Two roads diverged in a yellow wood, And sorry I could not travel both And be one traveler, long I stood And looked down one as far as I could To where it bent in the undergrowth; Then took the other, as just as fair, And having perhaps the better claim, Because it was grassy and wanted wear; Though as for that the passing there Had worn them really about the same,
And both that morning equally lay In leaves no step had trodden black. Oh, I kept the first for another day! Yet knowing how way leads on to way, I doubted if I should ever come back.
I shall be telling this with a sigh Somewhere ages and ages hence: Two roads diverged in a wood, and I— I took the one less traveled by, And that has made all the difference.
Love After Love by Derek Walcott
The time will come when, with elation you will greet yourself arriving at your own door, in your own mirror and each will smile at the other's welcome,
and say, sit here. Eat. You will love again the stranger who was your self. Give wine. Give bread. Give back your heart to itself, to the stranger who has loved you
all your life, whom you ignored for another, who knows you by heart. Take down the love letters from the bookshelf,
the photographs, the desperate notes, peel your own image from the mirror. Sit. Feast on your life.
LOST by David Wagoner
Stand still. The trees ahead and bushes beside you Are not lost. Wherever you are is called Here, And you must treat it as a powerful stranger, Must ask permission to know it and be known. The forest breathes. Listen. It answers, I have made this place around you. If you leave it, you may come back again, saying Here. No two trees are the same to Raven. No two branches are the same to Wren. If what a tree or a bush does is lost on you, You are surely lost. Stand still. The forest knows Where you are. You must let it find you.
Weathering by Fleur Adcock
My face catches the wind from the snow line and flushes with a flush that will never wholly settle. Well, that was a metropolitan vanity, wanting to look young forever, to pass. I was never a pre-Raphaelite beauty and only pretty enough to be seen with a man who wanted to be seen with a passable woman. But now that I am in love with a place that doesn’t care how I look and if I am happy, happy is how I look and that’s all. My hair will grow grey in any case, my nails chip and flake, my waist thicken, and the years work all their usual changes. If my face is to be weather beaten as well, it’s little enough lost for a year among the lakes and vales where simply to look out my window at the high pass makes me indifferent to mirrors and to what my soul may wear over its new complexion.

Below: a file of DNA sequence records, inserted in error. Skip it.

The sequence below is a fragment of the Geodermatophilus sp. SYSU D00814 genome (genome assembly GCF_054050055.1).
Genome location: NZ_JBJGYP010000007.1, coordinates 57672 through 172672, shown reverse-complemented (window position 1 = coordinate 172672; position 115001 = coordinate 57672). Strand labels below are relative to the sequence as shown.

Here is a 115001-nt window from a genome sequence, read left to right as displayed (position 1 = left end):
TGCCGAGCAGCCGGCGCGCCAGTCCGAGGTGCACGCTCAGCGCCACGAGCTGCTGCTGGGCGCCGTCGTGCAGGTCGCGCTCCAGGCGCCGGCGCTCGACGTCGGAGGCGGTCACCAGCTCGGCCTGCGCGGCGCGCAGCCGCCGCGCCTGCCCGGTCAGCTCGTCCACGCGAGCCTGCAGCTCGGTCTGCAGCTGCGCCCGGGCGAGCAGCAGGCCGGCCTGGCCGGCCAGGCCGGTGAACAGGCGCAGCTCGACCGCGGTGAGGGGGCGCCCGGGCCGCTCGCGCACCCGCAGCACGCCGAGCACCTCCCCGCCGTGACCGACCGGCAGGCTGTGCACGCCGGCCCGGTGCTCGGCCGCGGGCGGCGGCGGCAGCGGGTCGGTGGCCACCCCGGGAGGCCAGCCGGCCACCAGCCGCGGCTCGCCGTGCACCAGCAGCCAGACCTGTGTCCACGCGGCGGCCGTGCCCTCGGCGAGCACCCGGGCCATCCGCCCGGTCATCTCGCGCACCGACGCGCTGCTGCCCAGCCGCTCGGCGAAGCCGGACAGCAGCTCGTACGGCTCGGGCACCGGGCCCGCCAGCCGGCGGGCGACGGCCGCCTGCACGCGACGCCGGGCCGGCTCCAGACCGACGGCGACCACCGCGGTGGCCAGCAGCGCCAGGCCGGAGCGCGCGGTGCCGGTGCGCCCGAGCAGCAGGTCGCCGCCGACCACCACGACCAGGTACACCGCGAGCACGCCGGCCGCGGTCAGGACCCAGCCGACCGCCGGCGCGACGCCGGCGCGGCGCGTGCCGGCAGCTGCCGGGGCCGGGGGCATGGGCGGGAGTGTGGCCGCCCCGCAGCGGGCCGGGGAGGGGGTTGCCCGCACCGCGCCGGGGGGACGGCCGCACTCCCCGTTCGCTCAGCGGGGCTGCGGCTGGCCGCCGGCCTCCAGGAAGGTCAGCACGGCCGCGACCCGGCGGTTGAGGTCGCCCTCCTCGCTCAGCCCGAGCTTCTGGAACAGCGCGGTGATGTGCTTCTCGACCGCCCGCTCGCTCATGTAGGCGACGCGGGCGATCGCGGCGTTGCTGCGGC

The Journey by Mary Oliver
One day you finally knew what you had to do, and began, though the voices around you kept shouting their bad advice -- though the whole house began to tremble and you felt the old tug at your ankles. "Mend my life!" each voice cried. But you didn't stop. You knew what you had to do, though the wind pried with its stiff fingers at the very foundations, though their melancholy was terrible. It was already late enough, and a wild night, and the road full of fallen branches and stones. But little by little, as you left their voices behind, the stars began to burn through the sheets of clouds, and there was a new voice which you slowly recognized as your own, that kept you company as you strode deeper and deeper into the world, determined to do the only thing you could do -- determined to save the only life you could save.
The Journey by David Whyte
Above the mountains the geese turn into the light again
Painting their black silhouettes on an open sky.
Sometimes everything has to be inscribed across the heavens
so you can find the one line already written inside you.
Sometimes it takes a great sky to find that
small, bright and indescribable wedge of freedom in your own heart.
Sometimes with the bones of the black sticks left when the fire has gone out
someone has written something new in the ashes of your life.
You are not leaving you are arriving.
A BLESSING FOR EQUILIBRIUM by John O’Donohue
Like the joy of the sea coming home to shore,
May the music of laughter break through your soul.
As the wind wants to make everything dance,
May your gravity be lightened by grace.
Like the freedom of the monastery bell,
May clarity of mind make your eyes smile.
As water takes whatever shape it is in,
So free may you be about who you become.
As silence smiles on the other side of what’s said,
May a sense of irony give you perspective.
As time remains free of all that it frames,
May fear or worry never put you in chains.
May your prayer of listening deepen enough
To hear in the distance the laughter of God.
Wild Geese by Mary Oliver
You do not have to be good.
You do not have to walk on your knees
for a hundred miles through the desert, repenting.
You only have to let the soft animal of your body
love what it loves.
Tell me about despair, yours, and I will tell you mine.
Meanwhile the world goes on.
Meanwhile the sun and the clear pebbles of the rain
are moving across the landscapes,
over the prairies and the deep trees,
the mountains and the rivers.
Meanwhile the wild geese, high in the clean blue air,
are heading home again.
Whoever you are, no matter how lonely,
the world offers itself to your imagination,
calls to you like the wild geese, harsh and exciting--
over and over announcing your place
in the family of things.